While much of the nation was engaged in grilling various forms of meat in public parks and enjoying an otherwise peaceful Independence Day earlier this week, one immigrant family was busy setting an example of the true meaning of patriotism.
At a ceremony held in Jerusalem, Staff Sergeant Eliezer Menashe ascended the podium as his relatives looked on, and was granted a Medal of Excellence by President Reuven Rivlin along with more than 100 other IDF soldiers.
But unlike the rest of the fine young men and women being honored, most of whom were born and raised in the Jewish state, young Eliezer's journey to that dais is one that began more than 5,000 km. away in a remote village along India's northeastern border with Myanmar.
And what a journey it has been.
Eliezer and his family are members of the Bnei Menashe, an ancient community that is descended from the tribe of Manasseh, one of the Ten Lost Tribes of Israel that was exiled by the Assyrian empire more than 27 centuries ago at the end of the First Temple period.
Despite being cut off from the rest of the Jewish people for so long, the Bnei Menashe nourished the dream of return, longing to come home to Zion and take part in her rebuilding.
And that is precisely what Eliezer and his family have been doing since the moment they set foot on the soil of Israel, as he and most of his five other siblings have gone above and beyond the call of duty.
Eliezer's older brother, Yehoshua, was the first to reach Israel, in the year 2000. After studying at a Jerusalem yeshiva, he was determined to serve in an IDF combat unit.
Already in his mid-20s, the army looked askance at him, offering to take him in for a grand total of just three months.
Although he hadn't been in the country very long, Yehoshua had learned a thing or two about how to be assertive. So he marched down to the IDF recruitment center in Jerusalem and asked to be taken to the commander's office, even though he did not have an appointment.
Not wishing to be bothered with a stubborn immigrant who insisted on volunteering for more than the army was asking of him, the commander refused to see him.
So Yehoshua did the unthinkable: he stood outside the door and would not budge.
Hour after hour passed, but the young man would not move.
Surely, the commander must have thought, he will eventually give up and just go away so I can enjoy my army-issued Turkish coffee in peace.
But after five or six hours had passed, it was clear that Yehoshua had no intention of leaving empty-handed. So in the end, it was the hardened officer who capitulated, and Yehoshua got his wish: he passed all the necessary physical exams and became a combat soldier in the 51st battalion of the Golani brigade, despite being seven or eight years older than everyone else in the unit.
In 2005, thanks to Shavei Israel, the organization I chair, Yehoshua's parents were able to make aliya and be reunited with their son, and the rest of his siblings followed.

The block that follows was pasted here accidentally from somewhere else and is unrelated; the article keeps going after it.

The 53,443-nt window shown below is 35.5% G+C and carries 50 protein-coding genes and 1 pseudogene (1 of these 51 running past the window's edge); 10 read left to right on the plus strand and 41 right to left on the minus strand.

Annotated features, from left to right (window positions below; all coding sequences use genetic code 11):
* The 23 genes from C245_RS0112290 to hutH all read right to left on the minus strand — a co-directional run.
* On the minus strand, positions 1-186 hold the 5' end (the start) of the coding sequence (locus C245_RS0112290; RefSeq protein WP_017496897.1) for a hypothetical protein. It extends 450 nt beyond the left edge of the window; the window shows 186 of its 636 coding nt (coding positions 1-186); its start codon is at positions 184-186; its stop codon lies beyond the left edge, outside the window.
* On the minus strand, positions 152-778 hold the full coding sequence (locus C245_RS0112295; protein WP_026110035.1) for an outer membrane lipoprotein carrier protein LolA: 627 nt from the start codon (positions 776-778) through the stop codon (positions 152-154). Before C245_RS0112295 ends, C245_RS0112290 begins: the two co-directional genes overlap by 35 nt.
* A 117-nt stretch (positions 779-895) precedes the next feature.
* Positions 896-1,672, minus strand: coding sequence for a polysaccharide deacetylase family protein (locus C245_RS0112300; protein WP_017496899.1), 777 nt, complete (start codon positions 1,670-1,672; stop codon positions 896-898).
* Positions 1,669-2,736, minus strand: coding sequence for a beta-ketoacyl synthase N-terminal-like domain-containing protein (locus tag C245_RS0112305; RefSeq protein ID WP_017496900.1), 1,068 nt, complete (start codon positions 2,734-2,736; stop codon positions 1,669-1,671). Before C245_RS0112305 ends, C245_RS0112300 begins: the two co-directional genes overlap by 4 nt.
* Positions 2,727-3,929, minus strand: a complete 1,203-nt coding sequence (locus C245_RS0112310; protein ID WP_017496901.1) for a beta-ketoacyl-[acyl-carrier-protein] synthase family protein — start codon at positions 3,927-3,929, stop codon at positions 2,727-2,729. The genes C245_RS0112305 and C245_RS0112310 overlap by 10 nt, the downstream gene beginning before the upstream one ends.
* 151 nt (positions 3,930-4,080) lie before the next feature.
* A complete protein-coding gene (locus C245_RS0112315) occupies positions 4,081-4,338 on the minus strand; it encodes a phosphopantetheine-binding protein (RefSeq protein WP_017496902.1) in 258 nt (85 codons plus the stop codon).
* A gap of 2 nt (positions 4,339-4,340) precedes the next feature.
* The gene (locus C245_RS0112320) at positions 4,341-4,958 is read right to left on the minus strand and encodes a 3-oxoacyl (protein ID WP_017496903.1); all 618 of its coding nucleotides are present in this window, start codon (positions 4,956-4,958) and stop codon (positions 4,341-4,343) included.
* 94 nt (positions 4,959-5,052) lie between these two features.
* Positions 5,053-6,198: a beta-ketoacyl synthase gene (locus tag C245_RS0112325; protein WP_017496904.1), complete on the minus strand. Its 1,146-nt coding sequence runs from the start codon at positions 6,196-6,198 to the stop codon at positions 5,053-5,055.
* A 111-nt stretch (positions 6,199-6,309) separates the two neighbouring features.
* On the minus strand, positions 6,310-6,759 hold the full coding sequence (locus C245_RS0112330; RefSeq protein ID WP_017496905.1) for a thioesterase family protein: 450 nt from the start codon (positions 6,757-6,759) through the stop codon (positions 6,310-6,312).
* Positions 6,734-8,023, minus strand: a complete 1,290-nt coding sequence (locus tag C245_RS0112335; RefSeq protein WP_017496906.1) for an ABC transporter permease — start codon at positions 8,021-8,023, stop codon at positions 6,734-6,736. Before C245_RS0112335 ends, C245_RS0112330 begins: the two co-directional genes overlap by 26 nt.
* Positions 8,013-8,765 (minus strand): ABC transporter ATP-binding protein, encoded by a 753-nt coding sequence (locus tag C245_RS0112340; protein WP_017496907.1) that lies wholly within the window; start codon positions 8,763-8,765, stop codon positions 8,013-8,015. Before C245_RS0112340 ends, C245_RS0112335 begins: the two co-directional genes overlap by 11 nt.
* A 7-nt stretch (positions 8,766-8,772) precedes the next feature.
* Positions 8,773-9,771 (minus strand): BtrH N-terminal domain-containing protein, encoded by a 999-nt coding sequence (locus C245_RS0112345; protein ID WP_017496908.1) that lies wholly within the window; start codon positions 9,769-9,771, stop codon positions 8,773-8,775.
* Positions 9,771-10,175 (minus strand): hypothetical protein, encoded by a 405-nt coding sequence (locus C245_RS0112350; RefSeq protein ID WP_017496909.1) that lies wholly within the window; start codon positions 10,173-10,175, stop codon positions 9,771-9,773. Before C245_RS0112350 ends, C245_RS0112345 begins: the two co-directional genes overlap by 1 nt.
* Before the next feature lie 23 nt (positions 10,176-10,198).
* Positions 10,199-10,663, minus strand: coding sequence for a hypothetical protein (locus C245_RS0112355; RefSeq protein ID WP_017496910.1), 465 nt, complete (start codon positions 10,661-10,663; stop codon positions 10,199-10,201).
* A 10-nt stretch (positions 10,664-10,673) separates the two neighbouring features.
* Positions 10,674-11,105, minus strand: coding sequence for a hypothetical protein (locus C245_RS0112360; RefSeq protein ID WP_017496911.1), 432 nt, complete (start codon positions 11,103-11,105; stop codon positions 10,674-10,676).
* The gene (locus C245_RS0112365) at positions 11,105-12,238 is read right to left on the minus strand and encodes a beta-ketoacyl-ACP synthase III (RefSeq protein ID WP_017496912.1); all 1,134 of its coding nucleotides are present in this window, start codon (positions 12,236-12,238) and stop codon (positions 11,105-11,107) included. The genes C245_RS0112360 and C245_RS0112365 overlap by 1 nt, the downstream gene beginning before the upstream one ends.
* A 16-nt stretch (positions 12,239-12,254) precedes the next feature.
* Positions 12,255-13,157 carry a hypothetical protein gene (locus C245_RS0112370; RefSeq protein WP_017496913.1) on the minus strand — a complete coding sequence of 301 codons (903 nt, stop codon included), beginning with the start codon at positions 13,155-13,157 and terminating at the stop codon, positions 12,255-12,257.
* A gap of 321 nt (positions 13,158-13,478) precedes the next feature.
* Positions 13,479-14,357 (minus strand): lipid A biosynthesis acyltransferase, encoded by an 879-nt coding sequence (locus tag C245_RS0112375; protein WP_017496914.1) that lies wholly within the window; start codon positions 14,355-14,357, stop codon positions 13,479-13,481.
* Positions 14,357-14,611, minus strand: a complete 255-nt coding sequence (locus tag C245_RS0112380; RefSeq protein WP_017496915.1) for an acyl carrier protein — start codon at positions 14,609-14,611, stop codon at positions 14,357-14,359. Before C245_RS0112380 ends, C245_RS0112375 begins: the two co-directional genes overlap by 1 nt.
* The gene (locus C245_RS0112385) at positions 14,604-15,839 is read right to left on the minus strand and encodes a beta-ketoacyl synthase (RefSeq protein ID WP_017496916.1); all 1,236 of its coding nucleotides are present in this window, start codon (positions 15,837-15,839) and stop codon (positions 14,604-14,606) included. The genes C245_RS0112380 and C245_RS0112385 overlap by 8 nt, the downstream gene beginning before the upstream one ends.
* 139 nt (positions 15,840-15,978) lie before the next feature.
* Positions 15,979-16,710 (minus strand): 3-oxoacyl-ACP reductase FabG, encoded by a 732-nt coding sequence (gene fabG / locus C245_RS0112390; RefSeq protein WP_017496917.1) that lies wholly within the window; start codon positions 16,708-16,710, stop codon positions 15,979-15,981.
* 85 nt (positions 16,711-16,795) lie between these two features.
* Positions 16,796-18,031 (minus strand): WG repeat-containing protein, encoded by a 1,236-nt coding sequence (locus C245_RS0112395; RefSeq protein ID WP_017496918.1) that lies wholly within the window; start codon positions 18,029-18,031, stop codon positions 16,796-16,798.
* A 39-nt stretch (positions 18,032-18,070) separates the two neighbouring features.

Tragically, his father passed away in 2008, but he did merit to live to see his children growing up in the land of his ancestors and defending the country from its foes.
Inspired by Yehoshua's example, his sister Avishag and brother Oz told the army that they too wished to enlist, even though they were 28 and 29 years old at the time. But that hardly proved to be an impediment, as Oz battled his way into the elite Sayeret Golani special forces unit, while Avishag became the Bnei Menashe community's first female IDF combat soldier.
So when Eliezer, the youngest member of the family, received his commendation on Independence Day, it was a moment rich in symbolism and suffused with Jewish pride. He too serves in the Golani infantry brigade, where he obviously excels at his duties, and will undoubtedly motivate others to follow in his steps.
Over the past 15 years, Shavei Israel has assisted more than 3,000 Bnei Menashe to make aliya from India, including a group of 102 immigrants who arrived in February.
We have permission to bring an additional 600 people by the end of the year and with God's help we will do so. But there are still another 7,000 Bnei Menashe in India who want to make aliya and many have been waiting years to do so.
As Yehoshua Menashe said to me, "Isn't it ironic how the Israeli bureaucracy places so many obstacles in the way of the Bnei Menashe who wish to come here, and yet we produce so many people who give their all to this country and are staunchly loyal citizens?" Yehoshua couldn't be more correct.
The story of the Menashe family, like that of the Bnei Menashe community as a whole, is one of struggle and faith, of overcoming enormous bureaucratic challenges and cultural gaps, to reclaim their rightful place among the Jewish people.
It is a tale of national service and unwavering Zionist commitment and a healthy reminder that even in an age of growing cynicism, there are still many young patriots and pioneers willing to risk everything so that the Jewish people can live in safety.
I join the rest of the nation in saluting Eliezer Menashe and his family and I pray that one day soon, all the rest of the Bnei Menashe will be allowed to join them here in our Land. Let us do everything in our power to make that happen, not merely for their sake, but for ours too.